This then is the key to converting scientific atheists: bring their attention to their true humanity, which is the heart and soul and conscience instilled in them by their Creator. This data they cannot deny, nor can their science explain it away. And this is the proper focus of a Christian’s dealings with the science of evolution and natural selection.

As an ancient Greek philosopher might put it, we should focus on the Zoe not the Bios, as Jesus tried to explain to Nicodemus. And we should follow His example, always: Redirect this discussion. For every discussion is an evangelization, a battle against secularism, and every battlefield is chosen. Let us choose the battlefield the enemy cannot resist, the world of the spirit and the heart and God. Let us not succumb to the atheist’s chosen battlefield, the quagmire of a soul-killing, materialist world. “For those who live according to the flesh set their minds on the things of the flesh, but those who live according to the Spirit set their minds on the things of the Spirit. To set the mind on the flesh is death, but to set the mind on the Spirit is life and peace” (Rom. 8:5-6).

Charles R. Splawn
Myrtle Beach, South Carolina




The Folly of Debating Absolutes

Rev. Brusca’s letter (Apr.) in response to Randall B. Smith’s article “Call the Police, It’s an Academic Lecture!” (Jan.-Feb.) pierces the veneer of disingenuous reasoning. What is to be gained by juxtaposing absolute truths with base perversions and camouflaging them with the respectable word “dialogue”? It should be evident to all that such usage is a profanation of the word. It is, in reality, a less than subtle attempt by relativists to get their foot in the door in order to garner some respectability and at the same time neutralize moral differences.

Secularism, intoxicated of late by its successful incursions into the Judeo-Christian ethic, anticipates a total collapse of absolutes. That monumental victory will be theirs when they succeed in raising sodomy to the dignity of a sacrament. The tragedy is that they have as allies large numbers of uninstructed Catholics, as well as many in the Catholic press, who simply do not comprehend the tragic moral and social consequences inherent in the legitimization of homosexual relationships.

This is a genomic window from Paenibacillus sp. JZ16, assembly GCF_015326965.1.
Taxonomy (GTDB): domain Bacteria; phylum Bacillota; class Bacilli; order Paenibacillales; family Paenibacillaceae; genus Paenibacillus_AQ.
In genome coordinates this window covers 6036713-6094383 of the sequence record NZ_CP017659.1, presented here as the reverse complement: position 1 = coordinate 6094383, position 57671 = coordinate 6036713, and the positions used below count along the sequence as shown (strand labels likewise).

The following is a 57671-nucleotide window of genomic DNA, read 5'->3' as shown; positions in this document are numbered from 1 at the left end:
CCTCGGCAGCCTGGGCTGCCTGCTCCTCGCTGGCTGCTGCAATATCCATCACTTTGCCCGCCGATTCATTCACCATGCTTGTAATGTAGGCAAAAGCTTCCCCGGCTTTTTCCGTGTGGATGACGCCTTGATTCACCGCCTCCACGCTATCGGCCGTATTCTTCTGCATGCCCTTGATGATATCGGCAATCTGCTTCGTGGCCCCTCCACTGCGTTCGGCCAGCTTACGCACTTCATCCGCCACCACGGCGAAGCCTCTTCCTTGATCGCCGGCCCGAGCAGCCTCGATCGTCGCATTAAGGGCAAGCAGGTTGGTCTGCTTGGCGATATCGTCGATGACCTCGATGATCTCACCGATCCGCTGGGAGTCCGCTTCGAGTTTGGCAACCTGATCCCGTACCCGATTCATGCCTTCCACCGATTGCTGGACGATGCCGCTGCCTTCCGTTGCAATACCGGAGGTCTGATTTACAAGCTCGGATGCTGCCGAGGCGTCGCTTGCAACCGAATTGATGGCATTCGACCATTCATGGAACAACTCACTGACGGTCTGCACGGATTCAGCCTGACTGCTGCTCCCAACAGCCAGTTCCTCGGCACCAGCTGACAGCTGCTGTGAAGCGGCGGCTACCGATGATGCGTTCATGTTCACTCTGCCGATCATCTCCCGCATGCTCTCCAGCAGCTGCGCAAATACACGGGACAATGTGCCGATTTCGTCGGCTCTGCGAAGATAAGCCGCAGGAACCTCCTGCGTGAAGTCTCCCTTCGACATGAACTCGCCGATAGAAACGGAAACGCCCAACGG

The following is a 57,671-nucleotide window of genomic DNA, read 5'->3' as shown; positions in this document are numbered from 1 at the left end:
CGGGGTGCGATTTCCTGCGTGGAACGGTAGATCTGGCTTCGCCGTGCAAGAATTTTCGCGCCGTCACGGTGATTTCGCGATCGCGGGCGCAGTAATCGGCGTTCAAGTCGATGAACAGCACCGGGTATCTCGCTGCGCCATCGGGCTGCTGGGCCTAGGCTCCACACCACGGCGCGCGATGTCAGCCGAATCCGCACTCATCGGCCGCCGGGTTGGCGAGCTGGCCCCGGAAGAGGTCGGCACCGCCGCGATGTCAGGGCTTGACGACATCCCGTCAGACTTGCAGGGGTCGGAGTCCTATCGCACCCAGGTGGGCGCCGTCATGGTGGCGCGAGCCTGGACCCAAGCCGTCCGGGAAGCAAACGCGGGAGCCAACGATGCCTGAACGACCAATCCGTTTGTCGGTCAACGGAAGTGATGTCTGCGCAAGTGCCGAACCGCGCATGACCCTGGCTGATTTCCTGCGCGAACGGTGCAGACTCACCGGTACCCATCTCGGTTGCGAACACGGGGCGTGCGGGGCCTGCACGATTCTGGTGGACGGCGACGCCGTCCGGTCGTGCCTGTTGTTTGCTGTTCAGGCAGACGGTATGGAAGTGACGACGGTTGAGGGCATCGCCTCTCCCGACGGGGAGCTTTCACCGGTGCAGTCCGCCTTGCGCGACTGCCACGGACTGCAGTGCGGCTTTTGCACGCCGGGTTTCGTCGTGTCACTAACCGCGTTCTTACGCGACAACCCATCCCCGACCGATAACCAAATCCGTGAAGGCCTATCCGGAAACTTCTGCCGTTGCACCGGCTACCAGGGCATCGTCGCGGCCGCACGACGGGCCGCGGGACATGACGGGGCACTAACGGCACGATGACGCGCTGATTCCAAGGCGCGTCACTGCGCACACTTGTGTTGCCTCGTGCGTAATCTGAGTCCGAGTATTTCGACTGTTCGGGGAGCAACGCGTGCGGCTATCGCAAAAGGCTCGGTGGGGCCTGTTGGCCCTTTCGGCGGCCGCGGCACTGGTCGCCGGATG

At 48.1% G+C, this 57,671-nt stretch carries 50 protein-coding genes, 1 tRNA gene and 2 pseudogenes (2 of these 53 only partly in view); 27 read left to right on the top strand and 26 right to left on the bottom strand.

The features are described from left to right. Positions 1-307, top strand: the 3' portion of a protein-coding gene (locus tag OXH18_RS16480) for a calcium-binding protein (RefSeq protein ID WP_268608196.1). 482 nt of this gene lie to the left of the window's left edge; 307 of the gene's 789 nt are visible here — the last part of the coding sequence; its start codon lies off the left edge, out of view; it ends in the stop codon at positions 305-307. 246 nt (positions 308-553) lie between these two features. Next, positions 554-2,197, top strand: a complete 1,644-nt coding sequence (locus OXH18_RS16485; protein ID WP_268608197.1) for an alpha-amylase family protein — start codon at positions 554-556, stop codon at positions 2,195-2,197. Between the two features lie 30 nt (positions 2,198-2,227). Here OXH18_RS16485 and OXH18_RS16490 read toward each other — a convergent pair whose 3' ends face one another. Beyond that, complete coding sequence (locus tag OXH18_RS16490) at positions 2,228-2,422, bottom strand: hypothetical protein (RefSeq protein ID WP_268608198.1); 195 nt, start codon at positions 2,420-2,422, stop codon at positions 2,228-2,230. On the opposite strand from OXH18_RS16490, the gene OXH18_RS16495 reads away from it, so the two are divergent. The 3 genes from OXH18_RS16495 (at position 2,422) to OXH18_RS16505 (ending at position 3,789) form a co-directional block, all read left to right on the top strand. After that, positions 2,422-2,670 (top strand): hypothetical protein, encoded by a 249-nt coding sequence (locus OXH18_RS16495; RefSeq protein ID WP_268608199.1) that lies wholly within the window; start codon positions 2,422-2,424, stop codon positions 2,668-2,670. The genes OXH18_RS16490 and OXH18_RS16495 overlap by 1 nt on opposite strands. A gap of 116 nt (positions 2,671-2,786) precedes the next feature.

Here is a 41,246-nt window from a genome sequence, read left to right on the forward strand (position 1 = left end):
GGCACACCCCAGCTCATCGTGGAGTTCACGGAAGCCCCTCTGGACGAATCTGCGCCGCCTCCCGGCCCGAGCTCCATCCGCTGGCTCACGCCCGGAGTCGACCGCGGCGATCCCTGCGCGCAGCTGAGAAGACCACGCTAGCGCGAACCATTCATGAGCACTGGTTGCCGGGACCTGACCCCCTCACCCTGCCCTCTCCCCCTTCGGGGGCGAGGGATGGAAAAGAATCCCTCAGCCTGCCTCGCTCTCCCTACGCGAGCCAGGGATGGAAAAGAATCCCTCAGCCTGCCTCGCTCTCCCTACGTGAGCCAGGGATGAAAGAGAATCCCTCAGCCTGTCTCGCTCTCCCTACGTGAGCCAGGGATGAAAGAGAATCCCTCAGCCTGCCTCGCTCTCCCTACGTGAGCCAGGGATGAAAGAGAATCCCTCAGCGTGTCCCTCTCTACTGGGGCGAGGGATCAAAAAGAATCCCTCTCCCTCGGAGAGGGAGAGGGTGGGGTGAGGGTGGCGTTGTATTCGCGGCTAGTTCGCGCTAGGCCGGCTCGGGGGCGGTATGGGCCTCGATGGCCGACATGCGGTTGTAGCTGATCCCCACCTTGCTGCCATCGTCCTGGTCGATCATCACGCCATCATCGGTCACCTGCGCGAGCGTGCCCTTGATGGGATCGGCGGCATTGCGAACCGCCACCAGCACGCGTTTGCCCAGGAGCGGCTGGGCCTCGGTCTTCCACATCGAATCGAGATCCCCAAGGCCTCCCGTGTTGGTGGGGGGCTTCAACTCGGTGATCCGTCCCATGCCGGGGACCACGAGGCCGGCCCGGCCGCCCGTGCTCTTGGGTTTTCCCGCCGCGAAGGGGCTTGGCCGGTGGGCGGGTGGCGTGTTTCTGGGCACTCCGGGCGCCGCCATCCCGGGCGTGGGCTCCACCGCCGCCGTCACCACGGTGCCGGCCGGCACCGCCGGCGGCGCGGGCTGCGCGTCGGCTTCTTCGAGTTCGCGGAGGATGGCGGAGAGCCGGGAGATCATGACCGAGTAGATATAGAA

In his reply to Brusca, Prof. Smith artfully brings in Pope Benedict XVI to support his argument for dialogue, but it is really a fallacious attempt to seek an ally in his mission to debate absolutes. Of course, that is not what the Pope is implying by the word “dialogue.” His propositions are intended to clarify social and moral decisions of a lesser status.

Chuck Steer
Clearwater, Florida






Ed. Note: It should be obvious that Christians don’t enter into dialogue with those who disagree with them — atheists, homosexualists, et al. — in order to debate absolute truths, but in order to find out how to pre­sent those truths in such a way that their dialogue partners will consider their merits. The purpose of dialogue, properly pursued, isn’t to undermine the truth in order to find common ground, but to find common ground in order to make converts. Another word for this pursuit is “evangelization,” which can’t be accomplished without personal encounters, most of which take the form of discussions or “dialogues.” Approval of one’s partner’s preconceived notions isn’t a prerequisite for entering into dialogue.